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No thesis/claim or illogic thesis/claim;  Little or no supporting ideas/content/evidence o ideas/content/evidence which flow or make sense; and/ Ideas/content/evidence that d connect to the thesis/claim Points Possible (27)

TION   

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An provocative thesis/claim within the introduction; An exceptional introduction that has a strong hook An exceptional introduction that previews the essay body; A strong topic sentence of each paragraph Strong supporting sentences in each paragraph; Cohesive transitions between paragraphs; and  A strong conclusion. Points Possible (15-14) Language and tone(s) that clearly understand the rhetorical context (i.e., the audience, purpose, and occasion); An advanced and complex vocabulary; Varied sentence structure and length; and/or A strong understanding of narrative voice, using the 1st person pronoun “I” only with an intended effect. Points Possible (15-14)

A clear thesis/claim within the introduction;  An effective introduction that has a hook;  An effective introduction that previews the essay body;  A clear topic sentence of each paragraph;  Strong supporting sentences in each paragraph;  Mostly cohesive transitions between paragraphs; and  An effective conclusion. Points Possible (13-12)  Language and tone(s) that mostly understand the rhetorical context (i.e., the audience, purpose, and occasion);  An accurate vocabulary;  Frequently varied sentence structure and length; and/or  A partial understanding of narrative voice, sometimes unintentionally using the 1st person pronoun “I.” Points Possible (13-12)   Effective understanding and application of standard English grammar; Some incorrect instances of punctuation and capitalization; Some incorrect instances of spelling; and/or Some formatting mistakes. Points Possible (13-12)  Research to support original ideas; Avoiding plagiarism; Significant control of MLA or APA conventions: Correctly cite most in-text research (both paraphrased and direct quote citations) and the “Works Cited”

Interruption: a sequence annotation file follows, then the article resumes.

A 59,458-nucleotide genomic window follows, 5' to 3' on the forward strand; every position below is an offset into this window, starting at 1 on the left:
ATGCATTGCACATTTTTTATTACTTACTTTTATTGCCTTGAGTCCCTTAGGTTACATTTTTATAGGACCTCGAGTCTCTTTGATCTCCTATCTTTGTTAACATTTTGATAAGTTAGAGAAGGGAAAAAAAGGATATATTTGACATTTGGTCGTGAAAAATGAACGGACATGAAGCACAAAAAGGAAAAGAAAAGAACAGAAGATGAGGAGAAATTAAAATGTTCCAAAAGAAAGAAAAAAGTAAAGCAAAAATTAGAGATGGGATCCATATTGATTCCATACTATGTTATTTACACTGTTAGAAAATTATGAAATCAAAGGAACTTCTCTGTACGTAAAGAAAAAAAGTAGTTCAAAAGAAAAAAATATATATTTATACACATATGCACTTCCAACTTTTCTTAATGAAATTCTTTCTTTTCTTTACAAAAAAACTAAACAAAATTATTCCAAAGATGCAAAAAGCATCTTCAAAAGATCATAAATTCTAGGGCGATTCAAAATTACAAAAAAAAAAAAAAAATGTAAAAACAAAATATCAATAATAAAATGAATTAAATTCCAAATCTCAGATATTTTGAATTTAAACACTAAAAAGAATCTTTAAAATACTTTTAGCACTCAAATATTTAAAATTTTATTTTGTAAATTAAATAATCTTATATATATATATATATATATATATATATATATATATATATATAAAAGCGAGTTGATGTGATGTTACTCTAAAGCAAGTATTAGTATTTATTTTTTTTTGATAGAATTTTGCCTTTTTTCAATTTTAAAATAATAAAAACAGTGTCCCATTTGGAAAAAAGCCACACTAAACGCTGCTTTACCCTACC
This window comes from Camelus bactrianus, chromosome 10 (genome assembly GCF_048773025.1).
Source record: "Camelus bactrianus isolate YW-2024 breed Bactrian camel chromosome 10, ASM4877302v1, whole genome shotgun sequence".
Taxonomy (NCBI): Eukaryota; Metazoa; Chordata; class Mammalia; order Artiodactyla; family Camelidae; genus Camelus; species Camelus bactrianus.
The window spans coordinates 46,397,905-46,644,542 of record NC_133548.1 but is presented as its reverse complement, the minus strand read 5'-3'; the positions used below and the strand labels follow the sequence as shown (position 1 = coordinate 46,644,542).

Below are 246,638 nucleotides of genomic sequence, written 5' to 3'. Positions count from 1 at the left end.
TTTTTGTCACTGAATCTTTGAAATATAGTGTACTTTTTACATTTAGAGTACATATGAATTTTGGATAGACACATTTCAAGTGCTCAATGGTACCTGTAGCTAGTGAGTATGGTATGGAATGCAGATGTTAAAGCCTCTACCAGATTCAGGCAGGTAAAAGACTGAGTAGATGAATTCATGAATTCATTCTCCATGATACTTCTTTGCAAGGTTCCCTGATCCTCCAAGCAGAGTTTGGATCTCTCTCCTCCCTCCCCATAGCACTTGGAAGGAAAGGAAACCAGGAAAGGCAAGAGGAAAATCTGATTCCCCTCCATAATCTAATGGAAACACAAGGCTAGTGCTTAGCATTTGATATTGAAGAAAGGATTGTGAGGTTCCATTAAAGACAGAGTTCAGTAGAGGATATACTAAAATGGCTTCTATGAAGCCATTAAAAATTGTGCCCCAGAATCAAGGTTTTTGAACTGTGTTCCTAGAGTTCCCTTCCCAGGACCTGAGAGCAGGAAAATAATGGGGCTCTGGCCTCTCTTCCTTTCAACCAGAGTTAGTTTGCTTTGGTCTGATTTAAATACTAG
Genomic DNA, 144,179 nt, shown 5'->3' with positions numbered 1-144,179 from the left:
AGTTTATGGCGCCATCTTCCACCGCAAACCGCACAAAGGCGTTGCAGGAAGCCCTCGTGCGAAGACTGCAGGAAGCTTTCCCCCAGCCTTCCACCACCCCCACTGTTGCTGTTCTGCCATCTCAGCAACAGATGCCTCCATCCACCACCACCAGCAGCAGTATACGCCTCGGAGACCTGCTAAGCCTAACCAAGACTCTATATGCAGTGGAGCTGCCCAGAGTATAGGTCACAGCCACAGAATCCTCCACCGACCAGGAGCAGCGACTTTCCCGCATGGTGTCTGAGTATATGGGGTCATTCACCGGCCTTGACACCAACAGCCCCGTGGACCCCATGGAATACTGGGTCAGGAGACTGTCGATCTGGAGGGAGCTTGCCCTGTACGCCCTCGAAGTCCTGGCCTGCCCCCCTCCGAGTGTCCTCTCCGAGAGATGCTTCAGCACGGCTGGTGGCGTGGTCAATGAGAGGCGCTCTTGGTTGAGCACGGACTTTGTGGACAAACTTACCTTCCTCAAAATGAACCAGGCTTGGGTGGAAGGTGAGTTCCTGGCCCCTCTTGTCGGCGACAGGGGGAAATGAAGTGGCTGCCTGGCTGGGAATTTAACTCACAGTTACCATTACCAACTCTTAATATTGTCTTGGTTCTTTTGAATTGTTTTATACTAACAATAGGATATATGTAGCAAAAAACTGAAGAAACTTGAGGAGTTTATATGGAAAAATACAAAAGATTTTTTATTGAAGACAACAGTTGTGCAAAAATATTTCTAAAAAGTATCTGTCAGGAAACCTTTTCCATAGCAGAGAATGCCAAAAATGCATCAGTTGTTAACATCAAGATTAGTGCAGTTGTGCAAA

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No thesis/claim anywhere wit essay; No introduction that preview essay body; No organized body paragraph clear topic sentences; Few or no supporting senten No cohesive transitions betw paragraphs; and/or  No conclusion. Points Possible (9)